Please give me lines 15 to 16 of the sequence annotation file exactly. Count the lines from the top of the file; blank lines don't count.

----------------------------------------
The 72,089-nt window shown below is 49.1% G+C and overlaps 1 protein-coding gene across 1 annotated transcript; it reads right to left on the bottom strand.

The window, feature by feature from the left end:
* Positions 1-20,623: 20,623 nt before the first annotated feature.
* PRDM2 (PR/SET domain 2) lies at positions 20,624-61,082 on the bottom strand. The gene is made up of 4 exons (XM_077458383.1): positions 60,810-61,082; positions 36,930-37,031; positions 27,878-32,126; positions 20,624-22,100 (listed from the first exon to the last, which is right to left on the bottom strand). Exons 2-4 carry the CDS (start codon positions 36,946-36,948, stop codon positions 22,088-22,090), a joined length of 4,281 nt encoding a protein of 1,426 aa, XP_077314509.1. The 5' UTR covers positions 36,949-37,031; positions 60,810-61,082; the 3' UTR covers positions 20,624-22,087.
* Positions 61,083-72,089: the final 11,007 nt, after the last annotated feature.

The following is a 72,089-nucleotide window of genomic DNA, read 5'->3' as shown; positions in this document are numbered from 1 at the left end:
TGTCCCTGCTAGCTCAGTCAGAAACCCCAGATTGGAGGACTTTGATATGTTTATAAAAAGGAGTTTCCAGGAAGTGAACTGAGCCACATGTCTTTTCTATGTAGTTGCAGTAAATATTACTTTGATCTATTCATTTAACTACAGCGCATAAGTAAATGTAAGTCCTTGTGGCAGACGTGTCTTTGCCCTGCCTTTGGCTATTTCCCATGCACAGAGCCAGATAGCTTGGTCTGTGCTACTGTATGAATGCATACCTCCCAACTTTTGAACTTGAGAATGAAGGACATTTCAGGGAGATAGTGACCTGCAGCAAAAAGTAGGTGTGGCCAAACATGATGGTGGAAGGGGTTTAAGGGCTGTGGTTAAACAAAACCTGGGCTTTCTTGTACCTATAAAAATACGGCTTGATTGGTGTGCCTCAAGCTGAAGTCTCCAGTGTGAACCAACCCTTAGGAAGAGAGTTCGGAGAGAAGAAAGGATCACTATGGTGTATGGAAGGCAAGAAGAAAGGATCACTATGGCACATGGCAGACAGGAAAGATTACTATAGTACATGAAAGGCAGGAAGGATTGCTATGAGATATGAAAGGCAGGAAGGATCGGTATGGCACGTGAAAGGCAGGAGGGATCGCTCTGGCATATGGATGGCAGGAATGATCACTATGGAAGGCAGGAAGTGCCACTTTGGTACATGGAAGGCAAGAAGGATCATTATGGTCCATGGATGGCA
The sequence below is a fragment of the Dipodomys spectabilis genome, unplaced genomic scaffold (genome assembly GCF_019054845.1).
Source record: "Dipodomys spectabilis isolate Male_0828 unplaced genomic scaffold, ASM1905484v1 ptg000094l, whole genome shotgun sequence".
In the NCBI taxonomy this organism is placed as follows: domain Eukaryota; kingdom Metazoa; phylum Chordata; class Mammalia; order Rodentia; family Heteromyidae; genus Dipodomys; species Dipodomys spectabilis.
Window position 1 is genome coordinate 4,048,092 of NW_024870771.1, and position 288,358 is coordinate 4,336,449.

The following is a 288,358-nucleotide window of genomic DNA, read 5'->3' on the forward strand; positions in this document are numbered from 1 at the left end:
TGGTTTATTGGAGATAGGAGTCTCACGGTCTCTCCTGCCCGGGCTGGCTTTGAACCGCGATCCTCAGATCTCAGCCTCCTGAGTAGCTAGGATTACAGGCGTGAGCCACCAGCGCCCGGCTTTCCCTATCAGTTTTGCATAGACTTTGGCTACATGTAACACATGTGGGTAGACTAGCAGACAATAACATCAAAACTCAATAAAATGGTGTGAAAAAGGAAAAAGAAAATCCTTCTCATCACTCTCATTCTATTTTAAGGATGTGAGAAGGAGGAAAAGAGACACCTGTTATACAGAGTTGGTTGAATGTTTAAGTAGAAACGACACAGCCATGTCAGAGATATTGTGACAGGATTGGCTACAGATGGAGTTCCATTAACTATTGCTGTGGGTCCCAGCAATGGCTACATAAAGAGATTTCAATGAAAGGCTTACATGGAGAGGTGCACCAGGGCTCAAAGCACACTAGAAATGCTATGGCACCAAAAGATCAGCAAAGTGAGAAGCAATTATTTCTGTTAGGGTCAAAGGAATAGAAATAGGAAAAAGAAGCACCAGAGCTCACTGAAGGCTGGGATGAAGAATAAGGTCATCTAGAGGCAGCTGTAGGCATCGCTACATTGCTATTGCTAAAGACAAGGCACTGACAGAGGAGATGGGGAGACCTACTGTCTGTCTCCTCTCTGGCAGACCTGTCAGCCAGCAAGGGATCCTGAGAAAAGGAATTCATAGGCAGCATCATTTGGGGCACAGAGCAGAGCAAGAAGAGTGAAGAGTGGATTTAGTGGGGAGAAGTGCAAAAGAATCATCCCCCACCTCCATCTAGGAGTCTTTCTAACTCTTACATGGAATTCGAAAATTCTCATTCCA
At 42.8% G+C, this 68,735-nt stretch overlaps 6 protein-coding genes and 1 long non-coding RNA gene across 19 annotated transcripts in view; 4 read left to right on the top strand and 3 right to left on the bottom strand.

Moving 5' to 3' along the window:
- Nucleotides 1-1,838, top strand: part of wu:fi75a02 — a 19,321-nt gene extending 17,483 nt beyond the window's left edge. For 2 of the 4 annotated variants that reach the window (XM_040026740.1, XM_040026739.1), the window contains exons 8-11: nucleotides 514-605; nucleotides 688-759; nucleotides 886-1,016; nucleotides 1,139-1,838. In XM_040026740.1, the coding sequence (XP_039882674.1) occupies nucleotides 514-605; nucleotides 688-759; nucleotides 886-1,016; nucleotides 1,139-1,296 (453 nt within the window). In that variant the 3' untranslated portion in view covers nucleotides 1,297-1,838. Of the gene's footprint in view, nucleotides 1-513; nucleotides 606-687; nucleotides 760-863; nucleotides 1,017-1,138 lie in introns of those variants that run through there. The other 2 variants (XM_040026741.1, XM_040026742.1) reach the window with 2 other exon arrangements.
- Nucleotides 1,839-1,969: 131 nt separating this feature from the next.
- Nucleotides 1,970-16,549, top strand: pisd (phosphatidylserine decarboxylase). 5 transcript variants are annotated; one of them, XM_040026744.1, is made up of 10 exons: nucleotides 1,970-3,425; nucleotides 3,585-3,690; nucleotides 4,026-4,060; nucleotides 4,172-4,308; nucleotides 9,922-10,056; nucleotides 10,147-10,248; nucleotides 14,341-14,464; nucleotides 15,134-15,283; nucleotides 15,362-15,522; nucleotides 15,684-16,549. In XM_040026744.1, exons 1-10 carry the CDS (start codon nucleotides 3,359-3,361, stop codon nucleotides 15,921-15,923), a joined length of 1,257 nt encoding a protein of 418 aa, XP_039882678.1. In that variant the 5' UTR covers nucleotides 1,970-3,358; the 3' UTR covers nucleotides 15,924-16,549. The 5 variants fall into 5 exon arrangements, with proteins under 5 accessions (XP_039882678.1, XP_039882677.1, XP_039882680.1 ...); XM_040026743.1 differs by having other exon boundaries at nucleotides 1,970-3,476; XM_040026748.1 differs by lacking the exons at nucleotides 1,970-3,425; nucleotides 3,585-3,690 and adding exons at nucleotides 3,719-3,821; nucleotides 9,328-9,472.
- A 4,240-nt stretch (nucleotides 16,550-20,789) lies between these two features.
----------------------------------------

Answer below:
Moving 5' to 3' along the window:
- Nucleotides 1-1,838, top strand: part of wu:fi75a02 — a 19,321-nt gene extending 17,483 nt beyond the window's left edge. For 2 of the 4 annotated variants that reach the window (XM_040026740.1, XM_040026739.1), the window contains exons 8-11: nucleotides 514-605; nucleotides 688-759; nucleotides 886-1,016; nucleotides 1,139-1,838. In XM_040026740.1, the coding sequence (XP_039882674.1) occupies nucleotides 514-605; nucleotides 688-759; nucleotides 886-1,016; nucleotides 1,139-1,296 (453 nt within the window). In that variant the 3' untranslated portion in view covers nucleotides 1,297-1,838. Of the gene's footprint in view, nucleotides 1-513; nucleotides 606-687; nucleotides 760-863; nucleotides 1,017-1,138 lie in introns of those variants that run through there. The other 2 variants (XM_040026741.1, XM_040026742.1) reach the window with 2 other exon arrangements.